Iran’s permanent representative to the Organization for the Prohibition of Chemical Weapons (OPCW) disclosed the details of Rafighdoost’s chemical weapons program in a document provided to the U.S. delegation to the OPCW on May 17, 2004. It was later made public by WikiLeaks, which published a U.S. diplomatic cable reporting on its contents. The document shows that the two ministries had procured the chemical precursors for mustard gas and in September 1987 began to manufacture the chemicals necessary to produce a weapon — sulfur mustard and nitrogen mustard. But the document also indicated that the two ministries did not “weaponize” the chemicals by putting them into artillery shells, aerial bombs, or rockets.
The supreme leader was unmoved by the new danger presented by the Iraqi gas attacks on civilians. “It doesn’t matter whether it is on the battlefield or in cities; we are against this,” he told Rafighdoost. “It isharam [forbidden] to produce such weapons. You are only allowed to produce protection.”
Invoking the Islamic Republic’s claim to spiritual and moral superiority over the secular Iraqi regime, Rafighdoost recalls Khomeini asking rhetorically, “If we produce chemical weapons, what is the difference between me and Saddam?”
Khomeini’s verdict spelled the end of the IRGC’s chemical weapons initiative. “Even after Sardasht, there was no way we could retaliate,” Rafighdoost recalled. The 2004 Iranian document confirms that production of two chemicals ceased, the buildings in which they were stored were sealed in 1988, and the production equipment was dismantled in 1992.
Khomeini also repeated his edict forbidding work on nuclear weapons, telling him, “Don’t talk about nuclear weapons at all.”
Rafighdoost understood Khomeini’s prohibition on the use or production of chemical, biological, or nuclear weapons as a fatwa — a judgment on Islamic jurisprudence by a qualified Islamic scholar. It was never written down or formalized, but that didn’t matter, because it was issued by the “guardian jurist” of the Islamic state — and was therefore legally binding on the entire government. “When Imam said it was haram [forbidden], he didn’t have to say it was fatwa,” Rafighdoost explained.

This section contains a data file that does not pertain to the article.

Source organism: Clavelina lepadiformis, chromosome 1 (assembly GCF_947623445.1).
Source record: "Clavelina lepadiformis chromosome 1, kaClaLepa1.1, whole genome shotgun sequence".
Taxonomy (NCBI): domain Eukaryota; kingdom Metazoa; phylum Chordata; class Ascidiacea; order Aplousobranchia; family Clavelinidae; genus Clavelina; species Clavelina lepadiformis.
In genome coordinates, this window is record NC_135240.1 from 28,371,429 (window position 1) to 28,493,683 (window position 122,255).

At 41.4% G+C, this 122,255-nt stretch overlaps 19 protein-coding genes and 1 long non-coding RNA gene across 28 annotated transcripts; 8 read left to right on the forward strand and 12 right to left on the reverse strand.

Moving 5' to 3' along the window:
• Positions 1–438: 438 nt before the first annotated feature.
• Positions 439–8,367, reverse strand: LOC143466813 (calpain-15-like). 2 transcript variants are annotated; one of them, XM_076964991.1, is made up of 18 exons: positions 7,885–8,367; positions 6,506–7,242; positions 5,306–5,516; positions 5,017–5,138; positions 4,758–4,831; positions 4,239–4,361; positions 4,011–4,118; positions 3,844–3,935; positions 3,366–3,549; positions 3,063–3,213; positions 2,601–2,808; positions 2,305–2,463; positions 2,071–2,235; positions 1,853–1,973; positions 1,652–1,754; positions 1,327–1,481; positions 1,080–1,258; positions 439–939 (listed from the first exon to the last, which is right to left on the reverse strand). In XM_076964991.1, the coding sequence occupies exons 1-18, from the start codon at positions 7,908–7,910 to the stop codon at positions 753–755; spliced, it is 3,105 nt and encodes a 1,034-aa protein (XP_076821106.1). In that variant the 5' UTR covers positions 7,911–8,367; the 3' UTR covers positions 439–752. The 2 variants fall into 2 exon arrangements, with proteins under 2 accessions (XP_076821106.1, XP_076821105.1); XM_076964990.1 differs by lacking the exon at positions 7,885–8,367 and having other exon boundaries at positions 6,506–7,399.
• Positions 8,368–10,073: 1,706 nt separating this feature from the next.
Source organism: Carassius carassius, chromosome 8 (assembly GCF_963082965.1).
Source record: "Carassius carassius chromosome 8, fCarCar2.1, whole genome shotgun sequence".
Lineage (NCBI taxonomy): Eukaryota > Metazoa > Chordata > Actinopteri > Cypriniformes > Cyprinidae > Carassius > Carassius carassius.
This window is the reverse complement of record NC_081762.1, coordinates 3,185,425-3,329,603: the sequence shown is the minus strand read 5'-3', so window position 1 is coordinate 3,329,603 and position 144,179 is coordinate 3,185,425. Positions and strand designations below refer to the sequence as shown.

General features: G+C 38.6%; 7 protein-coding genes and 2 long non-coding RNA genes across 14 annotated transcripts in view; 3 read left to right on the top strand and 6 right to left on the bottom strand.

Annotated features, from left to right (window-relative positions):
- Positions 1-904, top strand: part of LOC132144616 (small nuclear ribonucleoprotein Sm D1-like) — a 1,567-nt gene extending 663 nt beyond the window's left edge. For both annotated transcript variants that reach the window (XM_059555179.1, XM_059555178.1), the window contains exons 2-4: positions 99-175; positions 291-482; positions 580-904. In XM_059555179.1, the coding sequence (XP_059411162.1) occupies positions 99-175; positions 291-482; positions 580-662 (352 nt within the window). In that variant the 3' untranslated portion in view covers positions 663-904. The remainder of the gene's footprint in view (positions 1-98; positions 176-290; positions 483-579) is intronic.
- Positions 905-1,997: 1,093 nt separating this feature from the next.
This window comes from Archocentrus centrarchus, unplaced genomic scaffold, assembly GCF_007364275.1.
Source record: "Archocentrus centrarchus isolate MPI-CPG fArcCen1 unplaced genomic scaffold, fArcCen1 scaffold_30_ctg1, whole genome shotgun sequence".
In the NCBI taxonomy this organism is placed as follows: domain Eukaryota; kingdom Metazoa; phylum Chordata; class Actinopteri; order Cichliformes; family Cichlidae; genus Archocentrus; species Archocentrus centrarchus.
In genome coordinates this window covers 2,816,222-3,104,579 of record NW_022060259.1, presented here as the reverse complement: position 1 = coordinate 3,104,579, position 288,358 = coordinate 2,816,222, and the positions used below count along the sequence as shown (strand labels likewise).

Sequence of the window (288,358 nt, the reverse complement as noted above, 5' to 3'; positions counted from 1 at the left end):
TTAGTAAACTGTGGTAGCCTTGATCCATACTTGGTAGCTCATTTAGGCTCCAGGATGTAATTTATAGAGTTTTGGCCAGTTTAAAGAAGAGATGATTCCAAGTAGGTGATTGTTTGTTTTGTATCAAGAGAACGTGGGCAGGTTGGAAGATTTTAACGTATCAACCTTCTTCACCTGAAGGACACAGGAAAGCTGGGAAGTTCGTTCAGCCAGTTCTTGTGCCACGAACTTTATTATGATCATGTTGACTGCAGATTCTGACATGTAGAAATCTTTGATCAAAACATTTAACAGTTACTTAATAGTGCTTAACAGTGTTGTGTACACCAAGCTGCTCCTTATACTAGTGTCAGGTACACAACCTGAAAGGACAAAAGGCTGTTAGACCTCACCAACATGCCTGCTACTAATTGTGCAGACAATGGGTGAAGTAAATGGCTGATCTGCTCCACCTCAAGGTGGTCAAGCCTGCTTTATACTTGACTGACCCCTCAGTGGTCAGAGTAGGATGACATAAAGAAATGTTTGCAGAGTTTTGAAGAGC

Rafighdoost did not recall the date of that second meeting with Khomeini, but other evidence strongly suggests that it was in December 1987. Iranian Prime Minister Mir Hossein Mousavi said in a late December 1987 speech that Iran “is capable of manufacturing chemical weapons” and added that a “special section” had been set up for “offensive chemical weapons.” But
Mousavi refrained from saying that Iran actually had chemical weapons, and he hinted that Iran was constrained by religious considerations. “We will produce them only when Islam allows us and when we are compelled to do so,” he said.
A few days after Mousavi’s speech, a report in the London daily the Independent referred to a Khomeini fatwa against chemical weapons. Former Iranian nuclear negotiator Seyed Hossein Mousavian, now a research scholar at Princeton University, confirmed for this article that Khomeini’s fatwa against chemical and nuclear weapons, which accounted for the prime minister’s extraordinary statement, was indeed conveyed in the meeting with Rafighdoost.
In February 1988, Saddam stepped up his missile attacks on urban targets in Iran. He also threatened to arm his missiles with chemical weapons, which terrified hundreds of thousands of Iranians. Between a third and a half of the population of Tehran evacuated the city that spring in a panic.